CAIR chapters in order to engage cooperatively with Muslim communities.

“We don’t always see eye to eye, but there used to be a healthy 
relationship,” Saylor explained.

“For example, there was a meeting between the FBI and CAIR in 2004 
regarding a ‘know your rights’ pocket book CAIR distributed,” Saylor 
added. “The FBI was concerned about some of the language in that and 
asked us to change it. So we agreed to add, ‘If you know of any criminal 
activity taking place in your community, it is both your religious and 
civic duty to immediately report such activity to local and federal law 
enforcement agencies.’”


Adam Soltani from CAIR’s Oklahoma office said that for many states, 
including his, CAIR is the only organization representing Muslims’ civil 
rights. Eliminating CAIR’s role as a mediator between Muslim communities 
and the FBI has been devastating.

The new policy received praise from certain members of Congress. In 
February 2009, Senators Jon Kyl, Charles Schumer and Tom Coburn wrote to 
FBI Director Robert Mueller applauding the agency’s decision 
<http://www.investigativeproject.org/documents/misc/242.pdf> to cut ties 
with CAIR, and suggested the entire government adopt a similar policy.

But some FBI field offices had trouble implementing the policy. Mongi 
Dhaouadi, the executive director of CAIR’s Connecticut chapter, told The 
Electronic Intifada, “The policy has very clearly frustrated agents 
because it has hindered their efforts to reach out to the Islamic 
community in Connecticut.”

That the policy has disrupted the practices of local FBI offices is 
clear in a Department of Justice’s Office of Inspector General report 
published last month (“Review of FBI interactions with the Council on 
American-Islamic Relations 
<http://www.justice.gov/oig/reports/2013/e0707r.pdf>,” 19 September 2013 

In response to a request by Representative Frank Wolf from Virginia, the 
Office of Inspector General launched an investigation into the handful 
of instances in which field offices were non-compliant with the 
guidelines established in late 2008. Despite the absence of criminal 
charges or incriminating evidence against CAIR, the Office of Inspector 
General has still failed to conduct a review of the policy itself.

“One of the troubling things for me as a former FBI agent is that the 
FBI should be responsible for enforcing civil rights laws. That the FBI 
would be a part of violating civil rights and the Inspector General 
would fail to investigate it at all, and instead investigate a violation 
of internal policy is problematic,” the ACLU’s German said.

In a scathing letter 
sent to Inspector General Michael Horowitz on 7 October, the ACLU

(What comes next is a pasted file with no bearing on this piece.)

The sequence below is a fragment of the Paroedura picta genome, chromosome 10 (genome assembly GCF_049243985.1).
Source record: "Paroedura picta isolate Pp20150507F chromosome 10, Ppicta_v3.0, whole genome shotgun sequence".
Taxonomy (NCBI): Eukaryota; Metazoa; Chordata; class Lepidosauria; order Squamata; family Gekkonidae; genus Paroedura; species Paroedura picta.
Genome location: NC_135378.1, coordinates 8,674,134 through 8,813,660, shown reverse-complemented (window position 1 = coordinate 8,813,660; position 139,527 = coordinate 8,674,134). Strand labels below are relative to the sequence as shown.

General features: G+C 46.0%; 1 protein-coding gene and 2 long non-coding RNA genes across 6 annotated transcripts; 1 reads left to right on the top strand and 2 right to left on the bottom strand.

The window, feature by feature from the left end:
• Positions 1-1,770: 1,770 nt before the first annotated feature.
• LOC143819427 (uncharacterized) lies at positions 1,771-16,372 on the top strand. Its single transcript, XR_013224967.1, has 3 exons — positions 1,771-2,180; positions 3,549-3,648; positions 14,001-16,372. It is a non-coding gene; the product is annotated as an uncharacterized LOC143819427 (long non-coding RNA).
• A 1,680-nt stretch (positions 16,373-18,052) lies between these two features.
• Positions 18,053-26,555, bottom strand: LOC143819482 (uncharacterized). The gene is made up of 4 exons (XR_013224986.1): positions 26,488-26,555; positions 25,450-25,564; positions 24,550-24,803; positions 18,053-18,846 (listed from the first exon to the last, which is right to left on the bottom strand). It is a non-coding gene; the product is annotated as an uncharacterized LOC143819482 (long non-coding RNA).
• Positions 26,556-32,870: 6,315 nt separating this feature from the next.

writes: “Rather than criticize the FBI officials who resisted this 
policy, the OIG [Office of Inspector General] should have applauded them 
for honoring their oaths to defend the constitutional rights of all 
Americans, and reprimanded instead the FBI officials who formulated and 
implemented the policy.”


In the Office of Inspector General’s review of the program, much 
pertinent information is redacted, including what entity instructed the 
FBI to alter its relationship with CAIR; the full explanation for why 
this policy was implemented; and the precise language of the policy.

“That’s very troubling because the only thing that should be redacted is 
information that should not be disclosed for national security purposes. 
I’m not aware of any division within the FBI that is itself classified, 
so that strikes me as an inappropriate redaction, and perhaps designed 
more to evade public accountability, than protect security in any way.” 
German said.

The information that is not redacted states that the policy was 
developed in part because of CAIR’s listing as an “unindicted 

“The OIG [Office of Inspector General] compounds the original 
constitutional error by continuing to reference this list as evidence of 
guilt when there has been no opportunity for CAIR to defend itself and 
in fact no charge,” German said. “The government continues to use it in 
a way that is inappropriate and misleading.”

Likewise, the report provides only a partial explanation for why the 
policy was deemed necessary: “in order to stop CAIR senior leadership 
from exploiting any contact with the FBI, it is critical to control and 
limit any contact with CAIR.” A second reason is redacted.

While the Office of Inspector General’s report is intended to reinforce 
the FBI’s ban on relating to CAIR, it only, albeit unintentionally, 
reveals the senselessness of the policy.

In his conclusion, the Inspector General Michael Horowitz writes: “It 
appears that the common mission of OPA [the Office of Public Affairs] 
and the field divisions to foster interactions with the Muslim community 
ran counter to and some cases, effectively undermined the intent of the 
FBI’s [redacted — likely a policy title] to sever such non-investigative 
community relations with CAIR.”

This admission seems only to have emboldened CAIR’s political enemies. 
Following the publication of the Inspector General’s report, Rep. Frank 
Wolf demanded the OIG “immediately remove 
all non-compliant FBI agents.

When phoned for comment, a spokesperson for the FBI directed all 
questions The Electronic Intifada put to him to a letter the FBI sent to 
Horowitz in response to his report (see Appendix I). In the letter, the 
FBI assures Inspector General Horowitz that they will incorporate his 
recommendations and implement safeguards against breaches of the policy 
from occurring again.

On whether the Office of Inspector General should review the 2008 
policy, spokesperson Chris Allen said, “I would not presume to know what 
the IG [Inspector General] should do.”

Despite all that it has encountered, CAIR has kept on working to 
advocate for the rights of Muslims in the US. As Saylor said, “We’ve 
continued being effective without going to the FBI’s roundtables. The 
attacks still continue but you don’t attack non-effective groups.”

/Charlotte Silver is a journalist based in San Francisco. Follow her on 
Twitter: @CharESilver <https://twitter.com/CharESilver>./

Freedom Archives 522 Valencia Street San Francisco, CA 94110 415